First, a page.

“We want to make sure that the groups and the individuals that we have begun engaging, that we continue to build that relationship,” said Hwang on the call. “And then also, expand our stakeholder engagement. We realize that we didn’t bring everybody that we had hoped for. That’s really important to us, that we are capturing our community appropriately.”
Some of the conversation points cropping up at the workshop centered — with no real surprise — on cybersecurity and privacy.
“Everywhere we go the conversation pops up and it looms large with smart cities, because if you think about what a smart city does, it’s a bunch of applications that collects a lot of information,” said Brennan. “And what always pops up is, how will this information be used? So, it’s a great concern to us, and it will be addressed in our plan."
“We want to make sure that any applications in Philadelphia preserve the privacy of individuals,” he added.
Past just engaging with as many stakeholders as possible, Hwang said taking a cooperative approach will mean more effective outcomes when it comes to implementing the larger plan. “I think the ‘big picture’ is making sure that our community is working together on these different things, that we’re not all trying do our own way,” she said.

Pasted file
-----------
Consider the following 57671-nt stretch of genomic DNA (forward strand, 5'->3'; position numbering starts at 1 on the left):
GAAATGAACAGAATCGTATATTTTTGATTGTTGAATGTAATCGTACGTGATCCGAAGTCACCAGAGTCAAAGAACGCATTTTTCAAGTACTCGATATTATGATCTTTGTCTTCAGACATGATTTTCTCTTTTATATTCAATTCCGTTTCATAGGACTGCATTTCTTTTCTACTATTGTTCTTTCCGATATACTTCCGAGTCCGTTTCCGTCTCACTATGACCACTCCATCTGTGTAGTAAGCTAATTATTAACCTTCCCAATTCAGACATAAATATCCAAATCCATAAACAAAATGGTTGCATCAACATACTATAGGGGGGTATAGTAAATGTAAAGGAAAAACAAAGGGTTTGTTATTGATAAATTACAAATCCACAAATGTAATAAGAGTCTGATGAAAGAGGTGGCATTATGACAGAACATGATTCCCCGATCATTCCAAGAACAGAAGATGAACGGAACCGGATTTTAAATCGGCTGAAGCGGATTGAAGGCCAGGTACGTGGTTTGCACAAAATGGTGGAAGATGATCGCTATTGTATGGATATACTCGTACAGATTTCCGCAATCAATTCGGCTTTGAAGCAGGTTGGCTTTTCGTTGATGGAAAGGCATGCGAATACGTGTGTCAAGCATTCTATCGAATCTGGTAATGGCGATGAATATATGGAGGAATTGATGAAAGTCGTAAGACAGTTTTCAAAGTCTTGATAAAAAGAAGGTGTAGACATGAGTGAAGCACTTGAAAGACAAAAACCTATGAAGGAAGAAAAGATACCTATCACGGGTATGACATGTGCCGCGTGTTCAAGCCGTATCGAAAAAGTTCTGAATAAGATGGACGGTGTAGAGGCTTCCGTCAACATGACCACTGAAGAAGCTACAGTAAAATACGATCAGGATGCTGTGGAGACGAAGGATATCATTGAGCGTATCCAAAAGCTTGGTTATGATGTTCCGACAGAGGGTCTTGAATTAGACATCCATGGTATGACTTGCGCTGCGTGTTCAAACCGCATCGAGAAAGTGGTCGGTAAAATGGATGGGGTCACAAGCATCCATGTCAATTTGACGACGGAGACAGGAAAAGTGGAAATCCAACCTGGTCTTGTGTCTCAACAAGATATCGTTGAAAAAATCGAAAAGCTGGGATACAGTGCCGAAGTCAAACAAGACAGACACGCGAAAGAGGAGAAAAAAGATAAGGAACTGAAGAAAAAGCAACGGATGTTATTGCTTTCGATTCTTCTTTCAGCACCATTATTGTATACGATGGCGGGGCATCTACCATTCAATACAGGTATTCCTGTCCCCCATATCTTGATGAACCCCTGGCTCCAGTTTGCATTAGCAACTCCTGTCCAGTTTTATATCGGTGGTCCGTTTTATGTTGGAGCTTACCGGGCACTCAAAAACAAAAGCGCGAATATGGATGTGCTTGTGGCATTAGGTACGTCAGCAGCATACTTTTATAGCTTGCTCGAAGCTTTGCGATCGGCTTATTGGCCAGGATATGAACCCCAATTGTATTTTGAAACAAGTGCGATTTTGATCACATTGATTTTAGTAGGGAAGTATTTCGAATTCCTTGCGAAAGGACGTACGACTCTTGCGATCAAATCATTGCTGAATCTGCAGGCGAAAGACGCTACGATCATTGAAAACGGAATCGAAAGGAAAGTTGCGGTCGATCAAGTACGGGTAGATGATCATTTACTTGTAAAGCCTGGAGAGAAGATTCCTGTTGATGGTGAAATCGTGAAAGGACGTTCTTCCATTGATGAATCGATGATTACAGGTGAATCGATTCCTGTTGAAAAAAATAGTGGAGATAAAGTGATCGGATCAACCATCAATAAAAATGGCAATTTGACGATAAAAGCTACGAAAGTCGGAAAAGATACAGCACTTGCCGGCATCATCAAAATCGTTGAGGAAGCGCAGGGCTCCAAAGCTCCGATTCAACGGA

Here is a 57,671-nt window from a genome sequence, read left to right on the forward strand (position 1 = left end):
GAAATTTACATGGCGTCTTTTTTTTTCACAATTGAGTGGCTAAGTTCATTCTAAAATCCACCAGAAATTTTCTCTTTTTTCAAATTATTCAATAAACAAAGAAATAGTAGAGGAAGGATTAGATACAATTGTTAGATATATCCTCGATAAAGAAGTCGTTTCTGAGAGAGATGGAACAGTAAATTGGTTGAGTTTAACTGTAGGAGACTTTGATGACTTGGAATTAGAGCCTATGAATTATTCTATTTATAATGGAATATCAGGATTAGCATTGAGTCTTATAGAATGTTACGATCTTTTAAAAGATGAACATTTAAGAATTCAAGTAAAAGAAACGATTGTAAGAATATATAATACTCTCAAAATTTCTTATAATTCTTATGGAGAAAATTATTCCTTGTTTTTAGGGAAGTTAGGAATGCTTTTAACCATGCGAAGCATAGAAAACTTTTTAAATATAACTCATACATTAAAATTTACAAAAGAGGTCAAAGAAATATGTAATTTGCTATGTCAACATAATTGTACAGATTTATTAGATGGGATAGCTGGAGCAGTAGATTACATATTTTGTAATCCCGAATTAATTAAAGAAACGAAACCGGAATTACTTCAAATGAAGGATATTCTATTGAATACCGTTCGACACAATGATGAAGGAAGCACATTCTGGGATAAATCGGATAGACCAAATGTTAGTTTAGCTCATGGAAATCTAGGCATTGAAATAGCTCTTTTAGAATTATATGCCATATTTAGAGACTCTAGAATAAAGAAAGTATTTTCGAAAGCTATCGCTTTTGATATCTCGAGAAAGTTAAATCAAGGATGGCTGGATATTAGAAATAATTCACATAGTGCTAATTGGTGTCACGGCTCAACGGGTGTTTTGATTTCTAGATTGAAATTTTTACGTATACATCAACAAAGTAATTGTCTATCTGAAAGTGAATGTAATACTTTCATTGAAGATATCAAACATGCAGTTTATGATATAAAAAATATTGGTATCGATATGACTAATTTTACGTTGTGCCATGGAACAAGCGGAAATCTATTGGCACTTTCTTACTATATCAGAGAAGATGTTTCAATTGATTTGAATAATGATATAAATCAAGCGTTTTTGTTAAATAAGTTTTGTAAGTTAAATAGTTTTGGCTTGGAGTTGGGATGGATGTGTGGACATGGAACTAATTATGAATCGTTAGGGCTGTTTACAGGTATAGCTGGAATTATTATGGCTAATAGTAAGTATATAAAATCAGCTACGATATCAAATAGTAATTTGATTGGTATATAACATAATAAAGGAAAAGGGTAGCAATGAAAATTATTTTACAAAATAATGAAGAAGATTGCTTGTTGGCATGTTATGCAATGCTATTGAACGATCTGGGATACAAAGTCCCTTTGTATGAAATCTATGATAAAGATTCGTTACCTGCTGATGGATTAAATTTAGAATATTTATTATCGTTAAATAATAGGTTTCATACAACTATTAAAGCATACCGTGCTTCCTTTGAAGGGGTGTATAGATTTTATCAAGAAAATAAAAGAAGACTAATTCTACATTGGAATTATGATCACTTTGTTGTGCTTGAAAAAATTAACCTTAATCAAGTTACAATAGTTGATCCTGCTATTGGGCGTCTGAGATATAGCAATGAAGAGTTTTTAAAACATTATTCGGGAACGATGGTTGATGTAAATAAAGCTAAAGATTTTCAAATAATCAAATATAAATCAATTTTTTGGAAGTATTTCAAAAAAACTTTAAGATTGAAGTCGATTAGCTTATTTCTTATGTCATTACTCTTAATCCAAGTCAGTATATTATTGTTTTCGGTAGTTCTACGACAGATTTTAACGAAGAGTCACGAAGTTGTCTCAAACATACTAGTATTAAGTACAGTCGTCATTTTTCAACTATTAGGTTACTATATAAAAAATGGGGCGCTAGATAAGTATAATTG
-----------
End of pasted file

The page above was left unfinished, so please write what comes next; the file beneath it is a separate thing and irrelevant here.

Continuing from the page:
“A part of that is looking at internal city government, but a lot of it is also looking at the larger community. I think we have a lot of work to do in making sure that we’re aligning different goals and initiatives together, and making sure that we’re leveraging that together and not on an individual basis.”
The group also discussed how some of these initiatives might be funded, touching on the potential for public-private partnerships and pilot projects that can be developed, Hwang said.
Whatever direction the city’s road map for technology takes, officials said the overriding theme of the projects should center on serving Philadelphia’s diverse population — a population that spans a range of socio-economic and educational demographics.
“I think what we’ll find out is that the idea of what a smart city is will differ by which part of the city you happen to be in,” Brennan said. “The more affluent section of the city will not have the same concept of a smart city as a poorer section of the city.”
When Philadelphia technology officials begin putting together the smart city ecosystem, they will be looking for opportunities to bring greater equity to the city. So, when Hwang and others throw around topics like "smart lighting" or "smart metering" or "affordable housing," the goal with these initiatives is not to only look for ways to make the city work more efficiently, but improve the lives of everyday residents.
"I think a lot of times when you look at where people are deploying and piloting smart technology solutions, they’re often in downtown areas where the infrastructure is already laid out," said Hwang. "And so we’re making sure that we’re not leaving any one community out. We’re thinking about hyper-local economic development."